# How to go from the diagonal matrix back to the matrix with the original basis?

I start off with matrix $Q$, such that

$$Q = \begin{pmatrix} -\mu & \mu \\ \lambda & -\lambda \end{pmatrix}$$

and I want to work out the value of $P(t) = \exp(Qt)$

So to do this, you first diagonalise $Q$ and then work out the exponential of the diagonal matrix. I got this to be:

$${Q}t = \pmatrix{-\mu t &\mu t \\ \lambda t & -\lambda t} = \pmatrix{1 & -\frac{\mu }{\lambda } \\ 1 & 1} \cdot \pmatrix{0 & 0 \\ 0 & -t(\lambda + \mu)} \cdot \pmatrix{1 & -\frac{\mu }{\lambda } \\ 1 & 1}^{-1}.$$

Then, the next bit says

In this new basis, the infinitesimal generator is represented by the middle (diagonal) matrix and its exponential is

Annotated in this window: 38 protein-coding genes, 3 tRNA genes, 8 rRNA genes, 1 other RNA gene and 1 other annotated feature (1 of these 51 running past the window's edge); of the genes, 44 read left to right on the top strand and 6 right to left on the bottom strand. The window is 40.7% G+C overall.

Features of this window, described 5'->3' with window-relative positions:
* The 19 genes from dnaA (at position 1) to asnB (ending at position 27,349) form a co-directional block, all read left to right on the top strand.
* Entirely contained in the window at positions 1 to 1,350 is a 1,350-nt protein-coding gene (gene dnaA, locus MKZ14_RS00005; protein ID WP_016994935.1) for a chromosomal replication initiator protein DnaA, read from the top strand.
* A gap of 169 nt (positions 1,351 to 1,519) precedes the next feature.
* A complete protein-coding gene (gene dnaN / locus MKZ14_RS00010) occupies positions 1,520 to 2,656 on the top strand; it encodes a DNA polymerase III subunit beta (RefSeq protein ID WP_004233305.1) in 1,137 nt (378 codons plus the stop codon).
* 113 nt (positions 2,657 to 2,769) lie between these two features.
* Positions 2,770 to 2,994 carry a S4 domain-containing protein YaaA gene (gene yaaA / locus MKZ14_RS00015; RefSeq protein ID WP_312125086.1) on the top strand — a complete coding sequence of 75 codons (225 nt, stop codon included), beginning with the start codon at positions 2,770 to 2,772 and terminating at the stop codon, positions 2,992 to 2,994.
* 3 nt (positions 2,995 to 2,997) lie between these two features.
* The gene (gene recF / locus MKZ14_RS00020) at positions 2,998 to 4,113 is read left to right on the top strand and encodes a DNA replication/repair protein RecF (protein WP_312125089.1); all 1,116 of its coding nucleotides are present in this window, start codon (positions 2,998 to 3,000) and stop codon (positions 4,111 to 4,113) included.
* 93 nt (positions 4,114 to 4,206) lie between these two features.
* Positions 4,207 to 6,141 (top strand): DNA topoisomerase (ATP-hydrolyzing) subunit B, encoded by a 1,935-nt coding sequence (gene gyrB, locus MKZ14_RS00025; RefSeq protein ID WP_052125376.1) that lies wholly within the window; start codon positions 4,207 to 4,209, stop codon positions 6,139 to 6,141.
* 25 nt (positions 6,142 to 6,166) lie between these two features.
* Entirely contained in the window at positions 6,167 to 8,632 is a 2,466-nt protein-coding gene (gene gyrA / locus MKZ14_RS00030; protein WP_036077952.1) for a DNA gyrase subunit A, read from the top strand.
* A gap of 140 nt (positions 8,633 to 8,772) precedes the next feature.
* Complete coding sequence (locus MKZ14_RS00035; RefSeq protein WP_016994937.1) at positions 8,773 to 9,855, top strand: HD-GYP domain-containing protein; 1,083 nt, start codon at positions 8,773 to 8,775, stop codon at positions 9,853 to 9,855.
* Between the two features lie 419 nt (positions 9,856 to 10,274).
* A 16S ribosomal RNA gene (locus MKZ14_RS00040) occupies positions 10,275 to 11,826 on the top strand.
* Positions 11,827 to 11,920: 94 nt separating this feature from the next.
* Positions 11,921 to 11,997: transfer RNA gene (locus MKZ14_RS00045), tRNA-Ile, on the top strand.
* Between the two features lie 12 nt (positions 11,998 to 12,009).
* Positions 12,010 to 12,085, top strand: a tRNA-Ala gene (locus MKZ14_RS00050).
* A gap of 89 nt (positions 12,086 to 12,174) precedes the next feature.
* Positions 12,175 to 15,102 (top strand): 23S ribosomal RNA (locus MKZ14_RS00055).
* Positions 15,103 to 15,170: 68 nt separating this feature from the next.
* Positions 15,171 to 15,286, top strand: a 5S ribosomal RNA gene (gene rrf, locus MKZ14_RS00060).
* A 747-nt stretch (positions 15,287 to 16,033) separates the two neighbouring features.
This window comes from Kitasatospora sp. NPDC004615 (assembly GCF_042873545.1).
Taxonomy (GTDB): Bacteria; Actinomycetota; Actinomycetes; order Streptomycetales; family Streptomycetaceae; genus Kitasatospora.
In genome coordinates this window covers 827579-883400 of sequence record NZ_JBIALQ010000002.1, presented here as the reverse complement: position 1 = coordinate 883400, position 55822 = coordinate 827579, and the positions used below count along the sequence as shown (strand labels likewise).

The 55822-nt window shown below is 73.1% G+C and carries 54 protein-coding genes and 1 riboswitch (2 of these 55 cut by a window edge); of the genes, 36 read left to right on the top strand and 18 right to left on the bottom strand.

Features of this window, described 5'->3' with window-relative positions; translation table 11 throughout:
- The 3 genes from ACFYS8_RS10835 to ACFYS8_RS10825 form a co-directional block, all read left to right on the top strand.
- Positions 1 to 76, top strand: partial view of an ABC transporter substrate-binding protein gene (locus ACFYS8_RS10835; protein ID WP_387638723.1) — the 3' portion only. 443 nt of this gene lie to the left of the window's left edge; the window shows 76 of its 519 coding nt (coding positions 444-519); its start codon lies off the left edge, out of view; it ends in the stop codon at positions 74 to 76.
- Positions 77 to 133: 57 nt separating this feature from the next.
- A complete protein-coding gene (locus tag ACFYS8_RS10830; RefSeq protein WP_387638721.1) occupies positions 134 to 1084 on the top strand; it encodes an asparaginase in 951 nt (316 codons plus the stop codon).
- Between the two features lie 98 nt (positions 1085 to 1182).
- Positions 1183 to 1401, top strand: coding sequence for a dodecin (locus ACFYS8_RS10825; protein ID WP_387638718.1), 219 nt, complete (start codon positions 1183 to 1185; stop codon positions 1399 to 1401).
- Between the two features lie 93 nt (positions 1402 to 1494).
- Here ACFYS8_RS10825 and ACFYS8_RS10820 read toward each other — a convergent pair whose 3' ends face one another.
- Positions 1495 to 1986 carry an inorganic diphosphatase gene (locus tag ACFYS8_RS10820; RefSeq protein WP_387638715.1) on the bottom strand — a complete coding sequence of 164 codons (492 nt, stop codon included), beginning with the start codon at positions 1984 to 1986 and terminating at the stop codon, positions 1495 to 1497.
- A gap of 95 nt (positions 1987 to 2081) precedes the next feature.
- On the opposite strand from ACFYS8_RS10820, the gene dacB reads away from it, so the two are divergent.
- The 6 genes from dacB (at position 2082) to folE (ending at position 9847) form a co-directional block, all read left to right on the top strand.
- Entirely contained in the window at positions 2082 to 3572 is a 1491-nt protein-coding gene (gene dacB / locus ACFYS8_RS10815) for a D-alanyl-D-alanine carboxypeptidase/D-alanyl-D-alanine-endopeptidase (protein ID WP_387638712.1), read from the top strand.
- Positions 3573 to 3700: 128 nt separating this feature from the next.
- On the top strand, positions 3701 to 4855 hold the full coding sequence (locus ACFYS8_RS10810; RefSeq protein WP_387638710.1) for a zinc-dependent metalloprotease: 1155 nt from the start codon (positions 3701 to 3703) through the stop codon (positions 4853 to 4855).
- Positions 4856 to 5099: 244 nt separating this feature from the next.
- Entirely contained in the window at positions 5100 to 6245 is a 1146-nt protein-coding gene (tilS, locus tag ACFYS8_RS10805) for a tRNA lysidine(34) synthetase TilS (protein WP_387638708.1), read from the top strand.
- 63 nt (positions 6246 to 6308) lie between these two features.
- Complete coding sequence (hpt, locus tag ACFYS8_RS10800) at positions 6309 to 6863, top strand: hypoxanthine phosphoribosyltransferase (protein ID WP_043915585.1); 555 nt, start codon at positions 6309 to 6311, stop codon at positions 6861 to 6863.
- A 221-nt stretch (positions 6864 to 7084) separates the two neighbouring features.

$$\exp{ \pmatrix{0 & 0 \\ 0 & -t(\lambda + \mu)}} = \pmatrix{\exp(0) & 0 \\ 0 & \exp(-t(\lambda + \mu))} = \pmatrix{1 & 0 \\ 0 & \exp(-t(\lambda + \mu))}.$$

Changing back to the original basis gives

$$\mathbb{P}(t) = \exp(\mathbb{Q} t) = \frac{1}{\lambda + \mu}\pmatrix{\lambda + \mu \exp(-t(\lambda+\mu)) & \mu - \mu \exp(-t(\lambda+\mu)) \\ \lambda - \lambda\exp(-t(\lambda+\mu)) & \mu + \lambda\exp(-t(\lambda+\mu))}.$$

How have they done this?

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You can use that $e^{P^{-1}AP}=P^{-1}e^AP$
Yeah it did and I was just going to complain and say that I can't get the right answer but looking at it again, I see that I tried to work out $Pe^AP^{-1}$ and not $P^{-1}e^AP$. I'll try that again and see if I get the right answer :) – Kaish Jan 8 '13 at 21:55
great! note that $e^{PAP^{-1}}=Pe^AP^{-1}$ also – user52188 Jan 8 '13 at 23:07